SIGRID UNDSET, Through Moral Crises to Catholicism

“This booklet contains the text of the reply which Sigrid Undset (1882-1949), a Nobel Laurate novelist, sent, shortly after she received the Prize in 1927, to a Catholic priest in Oslo. By then Sigrid Undset had been a Catholic for three years and an active member of the little Catholic community in Norway, or rather, in Oslo. The priest wanted to know why Sigrid Undset referred time and again to marriage as a sacrament, although it was a mere contract for Protestants and even more so to wholly secularized Norwegians. Her reply is a masterpiece in theology and moral philosophy, but written with an immediacy characteristic of a great novelist, who could have easily become one of the outstanding Catholic apologists of the twentieth century. First published in the Norwegian Catholic periodical Credo, the Reply to a parish priest first appeared in English translation in 1934 in Stages on the Road, a collection of her essays on the Catholic past, and remained buried in that collection, although it would have deserved to be put in wide circulation in a pamphlet form. In the Introduction Fr. Stanley L. Jaki gives also an account of Sigrid Undset’s life as being the essential background of her great literary and apologetic activity and shows why the Reply to a paris priest should have been given the title, Through moral crises to Catholicism.” (from


KARL STERN, The Pillar of Fire

“I first read The Pillar of Fire shortly after it was first published, back in the Fifties. I did not see then its true value in full, perhaps because true values were still in honor at that time. When browsing in a crummy bookstore in late May of 2000 I spotted an almost pristine paperback copy, I did not suspect that I would spend much of the next night reading. I immediately decided to bring it out in the Real View Books Reprints series. Through a chance remark of mine I learned that the association “Remnant of Israel” had already decided on its republication. In writing this Introduction my sole purpose was to call attention to points in this book that will keep it a pillar of fire for those to whom Karl Stern intended it: for Jews to understand his conversion or rather to understand through it something supremely important to them; and for Catholics that they may see beneath fashionable platitudes of Judeo-Christian phraseology what truly makes Jews their brothers. To Bernard Nathanson the reading of The Pillar of Fire was like being touched “by the hand of God.” May Karl Stern’s classic continue, through this edition, its God-given mission.” (from the Introduction by Stanley L. Jaki:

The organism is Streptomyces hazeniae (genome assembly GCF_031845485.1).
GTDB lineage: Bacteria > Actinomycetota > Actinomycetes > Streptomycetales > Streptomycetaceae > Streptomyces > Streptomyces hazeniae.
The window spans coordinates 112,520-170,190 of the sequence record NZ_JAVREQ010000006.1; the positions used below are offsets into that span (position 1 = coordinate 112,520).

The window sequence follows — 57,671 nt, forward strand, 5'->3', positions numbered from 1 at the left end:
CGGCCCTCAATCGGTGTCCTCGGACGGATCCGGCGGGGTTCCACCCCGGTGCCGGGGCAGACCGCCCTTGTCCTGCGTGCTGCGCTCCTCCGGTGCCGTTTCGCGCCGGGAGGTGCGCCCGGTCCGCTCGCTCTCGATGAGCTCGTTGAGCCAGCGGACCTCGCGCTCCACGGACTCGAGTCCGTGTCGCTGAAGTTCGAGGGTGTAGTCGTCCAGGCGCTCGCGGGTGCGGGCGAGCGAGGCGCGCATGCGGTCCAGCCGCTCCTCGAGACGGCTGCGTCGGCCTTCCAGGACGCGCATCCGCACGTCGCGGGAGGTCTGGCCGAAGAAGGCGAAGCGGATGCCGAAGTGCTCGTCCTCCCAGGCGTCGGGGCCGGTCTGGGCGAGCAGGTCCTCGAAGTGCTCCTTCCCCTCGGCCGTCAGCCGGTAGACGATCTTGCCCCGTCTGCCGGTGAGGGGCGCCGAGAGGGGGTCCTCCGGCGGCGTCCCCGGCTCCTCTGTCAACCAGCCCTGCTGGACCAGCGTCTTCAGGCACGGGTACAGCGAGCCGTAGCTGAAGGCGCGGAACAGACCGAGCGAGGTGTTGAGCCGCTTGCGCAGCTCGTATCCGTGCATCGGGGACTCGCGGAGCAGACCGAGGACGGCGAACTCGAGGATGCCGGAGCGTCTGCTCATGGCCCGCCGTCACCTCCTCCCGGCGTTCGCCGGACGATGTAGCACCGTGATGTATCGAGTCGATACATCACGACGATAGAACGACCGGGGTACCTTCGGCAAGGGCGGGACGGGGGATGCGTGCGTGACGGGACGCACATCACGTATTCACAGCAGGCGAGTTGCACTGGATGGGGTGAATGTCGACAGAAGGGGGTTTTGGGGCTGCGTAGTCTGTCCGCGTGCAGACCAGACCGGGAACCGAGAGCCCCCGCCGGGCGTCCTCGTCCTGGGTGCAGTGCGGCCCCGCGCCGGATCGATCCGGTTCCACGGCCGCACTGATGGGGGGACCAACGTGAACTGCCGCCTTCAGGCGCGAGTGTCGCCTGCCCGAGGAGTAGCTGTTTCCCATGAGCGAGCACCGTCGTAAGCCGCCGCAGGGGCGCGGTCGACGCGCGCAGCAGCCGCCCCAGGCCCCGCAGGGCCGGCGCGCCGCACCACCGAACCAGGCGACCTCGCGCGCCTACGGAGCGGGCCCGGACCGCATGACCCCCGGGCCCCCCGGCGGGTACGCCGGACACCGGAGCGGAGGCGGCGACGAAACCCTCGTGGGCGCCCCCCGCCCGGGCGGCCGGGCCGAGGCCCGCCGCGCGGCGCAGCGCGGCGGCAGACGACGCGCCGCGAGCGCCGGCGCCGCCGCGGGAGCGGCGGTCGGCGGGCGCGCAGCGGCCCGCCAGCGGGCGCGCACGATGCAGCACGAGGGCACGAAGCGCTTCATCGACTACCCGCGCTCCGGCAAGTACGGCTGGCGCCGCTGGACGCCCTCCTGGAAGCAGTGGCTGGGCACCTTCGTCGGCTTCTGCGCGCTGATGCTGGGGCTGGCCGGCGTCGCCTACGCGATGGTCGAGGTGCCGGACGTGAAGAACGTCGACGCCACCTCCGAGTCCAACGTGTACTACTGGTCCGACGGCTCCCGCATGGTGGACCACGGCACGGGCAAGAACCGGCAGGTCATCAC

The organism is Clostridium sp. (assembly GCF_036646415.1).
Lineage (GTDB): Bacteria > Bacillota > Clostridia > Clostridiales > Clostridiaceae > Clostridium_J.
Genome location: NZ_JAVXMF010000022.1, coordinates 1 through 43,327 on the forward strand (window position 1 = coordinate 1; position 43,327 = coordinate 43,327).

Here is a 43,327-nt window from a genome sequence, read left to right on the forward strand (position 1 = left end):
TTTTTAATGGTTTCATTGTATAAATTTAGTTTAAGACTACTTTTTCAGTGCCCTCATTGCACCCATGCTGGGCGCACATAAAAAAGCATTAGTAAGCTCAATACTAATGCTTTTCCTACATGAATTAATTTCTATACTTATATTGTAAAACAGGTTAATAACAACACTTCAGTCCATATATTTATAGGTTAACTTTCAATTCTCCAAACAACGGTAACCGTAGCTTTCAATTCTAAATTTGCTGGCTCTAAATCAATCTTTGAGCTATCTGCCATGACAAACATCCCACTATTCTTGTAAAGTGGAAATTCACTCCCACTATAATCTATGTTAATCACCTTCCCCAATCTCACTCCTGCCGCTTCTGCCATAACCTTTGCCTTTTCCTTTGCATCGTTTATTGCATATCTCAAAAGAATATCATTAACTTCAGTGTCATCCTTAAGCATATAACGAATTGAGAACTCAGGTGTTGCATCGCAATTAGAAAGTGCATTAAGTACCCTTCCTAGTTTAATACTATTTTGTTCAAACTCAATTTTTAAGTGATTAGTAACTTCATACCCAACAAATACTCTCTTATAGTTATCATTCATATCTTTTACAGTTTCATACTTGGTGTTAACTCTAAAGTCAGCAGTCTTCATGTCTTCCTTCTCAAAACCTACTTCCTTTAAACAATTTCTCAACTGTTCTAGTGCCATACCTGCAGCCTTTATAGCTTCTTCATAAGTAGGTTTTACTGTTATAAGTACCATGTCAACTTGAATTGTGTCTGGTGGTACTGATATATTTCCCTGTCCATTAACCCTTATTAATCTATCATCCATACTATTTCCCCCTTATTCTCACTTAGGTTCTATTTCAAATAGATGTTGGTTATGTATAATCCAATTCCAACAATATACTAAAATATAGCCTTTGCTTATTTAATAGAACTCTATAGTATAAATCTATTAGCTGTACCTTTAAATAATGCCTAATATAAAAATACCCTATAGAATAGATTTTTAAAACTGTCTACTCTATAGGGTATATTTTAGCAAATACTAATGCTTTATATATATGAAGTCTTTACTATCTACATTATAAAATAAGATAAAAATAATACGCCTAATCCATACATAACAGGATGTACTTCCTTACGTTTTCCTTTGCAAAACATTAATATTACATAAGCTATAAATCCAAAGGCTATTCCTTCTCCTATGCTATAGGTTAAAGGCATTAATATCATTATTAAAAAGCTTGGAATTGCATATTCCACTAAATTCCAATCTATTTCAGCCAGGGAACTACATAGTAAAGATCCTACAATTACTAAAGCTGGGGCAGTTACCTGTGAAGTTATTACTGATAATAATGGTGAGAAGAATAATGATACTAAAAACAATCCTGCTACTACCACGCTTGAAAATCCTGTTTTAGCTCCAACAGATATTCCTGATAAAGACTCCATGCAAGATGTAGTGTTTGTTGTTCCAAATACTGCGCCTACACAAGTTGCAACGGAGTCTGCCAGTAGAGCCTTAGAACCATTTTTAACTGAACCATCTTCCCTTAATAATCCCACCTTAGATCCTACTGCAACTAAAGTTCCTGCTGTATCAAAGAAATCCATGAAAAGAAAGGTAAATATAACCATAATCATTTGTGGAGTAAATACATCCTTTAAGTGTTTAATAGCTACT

HENRY WILBERFORCE  Why I Became a Catholic

“Henry, an Anglican clergyman, converted to Catholicism in 1850. He was followed into the Church by two brothers of his, Robert Isaac and William. All three owed their conversion to Newman’s influence. The shock produced in England by Henry’s conversion was enormous. Then and there the Church of England meant England, almost the entire British Empire. To leave it, and to leave it for Rome, bordered on treason. On hearing of rumors that he had not been honest with his parishioners while ministering to them, Henry decided to set matters straight. As he explains in this book, he became a Catholic in order to possess in their full logic and without any trace of error all the truths he had held and preached while an Anglican. The book ends on a truly dramatic note.” (from

AIDAN NICHOLS, The Realm. An Unfashionable Essay on the Conversion of England

JOHN MC CLOSKEY and RUSSELL SHAW, Good News, Bad News. Evangelization, Conversion, and The Crisis of Faith.

Father McCloskey ran the Catholic Information Center in the heart of Washington, DC from 1998 to 2004 and instructed prominent  personalities in the Catholic Faith including Senator Sam Brownback, publisher Alfred Regnery, Dr. Bernard Nathanson, journalist Robert Novak.

ALESSANDRA BORGHESE, Sete di Dio, Piemme, 2006.

JANNE  HAALAND MATLARY, Faith Through Reason, Gracewing, 2006.

JOSEPH PEARCE, Literary Converts, 2006

LORENE HANLEY DUQUIN, A Century of Catholic Converts, 2003.

AIDAN NICHOLS, O.P., Christendom Awake: On Re-energizing the Church in Culture

HILAIRE BELLOC, Essays of a Catholic

BEAUMONT, The Catholic Church and Conversion

Frédéric Gugelot, La Conversion des intellectuels au catholicisme en France (1885-1935).

Fulton J. Sheen, Treasure in Clay